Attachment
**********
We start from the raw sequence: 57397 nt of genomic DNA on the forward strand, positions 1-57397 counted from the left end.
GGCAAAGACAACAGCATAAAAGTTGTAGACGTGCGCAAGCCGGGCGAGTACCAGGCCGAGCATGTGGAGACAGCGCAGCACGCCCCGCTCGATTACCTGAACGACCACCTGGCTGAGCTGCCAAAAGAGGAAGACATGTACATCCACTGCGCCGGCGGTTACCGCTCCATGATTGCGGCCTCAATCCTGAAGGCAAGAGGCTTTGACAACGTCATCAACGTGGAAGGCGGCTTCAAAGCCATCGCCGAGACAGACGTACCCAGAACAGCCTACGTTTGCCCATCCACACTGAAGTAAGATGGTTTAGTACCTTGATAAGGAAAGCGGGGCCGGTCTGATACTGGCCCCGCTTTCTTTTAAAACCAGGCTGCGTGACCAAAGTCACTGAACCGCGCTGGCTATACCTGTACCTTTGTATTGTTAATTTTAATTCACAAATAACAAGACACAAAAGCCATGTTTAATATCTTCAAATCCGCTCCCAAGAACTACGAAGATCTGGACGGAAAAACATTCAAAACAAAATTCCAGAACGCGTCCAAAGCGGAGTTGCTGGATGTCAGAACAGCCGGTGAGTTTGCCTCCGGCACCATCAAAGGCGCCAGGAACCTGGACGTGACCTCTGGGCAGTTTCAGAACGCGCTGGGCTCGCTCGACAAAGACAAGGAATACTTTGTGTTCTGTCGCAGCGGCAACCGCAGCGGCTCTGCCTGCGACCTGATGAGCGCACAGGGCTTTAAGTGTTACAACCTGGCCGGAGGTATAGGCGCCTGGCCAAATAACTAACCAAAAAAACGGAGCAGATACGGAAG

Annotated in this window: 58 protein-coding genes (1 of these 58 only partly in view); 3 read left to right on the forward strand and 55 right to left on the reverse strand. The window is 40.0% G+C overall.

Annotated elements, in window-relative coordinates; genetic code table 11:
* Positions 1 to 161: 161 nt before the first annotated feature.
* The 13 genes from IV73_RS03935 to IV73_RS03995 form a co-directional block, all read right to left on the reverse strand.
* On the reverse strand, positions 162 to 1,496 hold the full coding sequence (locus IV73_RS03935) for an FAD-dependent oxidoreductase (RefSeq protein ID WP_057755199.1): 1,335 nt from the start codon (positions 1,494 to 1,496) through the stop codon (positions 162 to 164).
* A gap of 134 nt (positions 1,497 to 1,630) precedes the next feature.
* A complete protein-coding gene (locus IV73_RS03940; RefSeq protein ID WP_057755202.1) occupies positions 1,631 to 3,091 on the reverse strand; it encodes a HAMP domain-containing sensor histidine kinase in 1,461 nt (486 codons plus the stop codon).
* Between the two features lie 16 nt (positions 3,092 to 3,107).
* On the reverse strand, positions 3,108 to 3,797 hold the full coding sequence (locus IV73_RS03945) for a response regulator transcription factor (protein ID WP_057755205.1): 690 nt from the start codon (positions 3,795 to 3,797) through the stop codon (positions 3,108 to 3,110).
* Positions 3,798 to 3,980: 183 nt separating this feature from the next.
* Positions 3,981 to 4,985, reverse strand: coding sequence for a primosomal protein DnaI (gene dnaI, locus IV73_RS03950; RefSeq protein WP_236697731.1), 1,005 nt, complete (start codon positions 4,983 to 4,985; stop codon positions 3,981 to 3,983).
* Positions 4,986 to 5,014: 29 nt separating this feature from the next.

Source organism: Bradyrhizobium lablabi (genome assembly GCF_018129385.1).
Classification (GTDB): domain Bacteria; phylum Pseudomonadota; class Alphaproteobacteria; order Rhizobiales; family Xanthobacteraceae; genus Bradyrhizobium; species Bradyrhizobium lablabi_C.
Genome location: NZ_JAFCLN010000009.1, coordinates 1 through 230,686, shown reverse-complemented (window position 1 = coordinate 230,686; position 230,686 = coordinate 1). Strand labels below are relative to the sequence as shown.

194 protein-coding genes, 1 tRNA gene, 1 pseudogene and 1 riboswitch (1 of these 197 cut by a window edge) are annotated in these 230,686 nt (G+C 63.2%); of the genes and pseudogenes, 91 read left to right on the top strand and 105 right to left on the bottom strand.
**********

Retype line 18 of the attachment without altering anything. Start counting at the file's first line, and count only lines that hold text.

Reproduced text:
194 protein-coding genes, 1 tRNA gene, 1 pseudogene and 1 riboswitch (1 of these 197 cut by a window edge) are annotated in these 230,686 nt (G+C 63.2%); of the genes and pseudogenes, 91 read left to right on the top strand and 105 right to left on the bottom strand.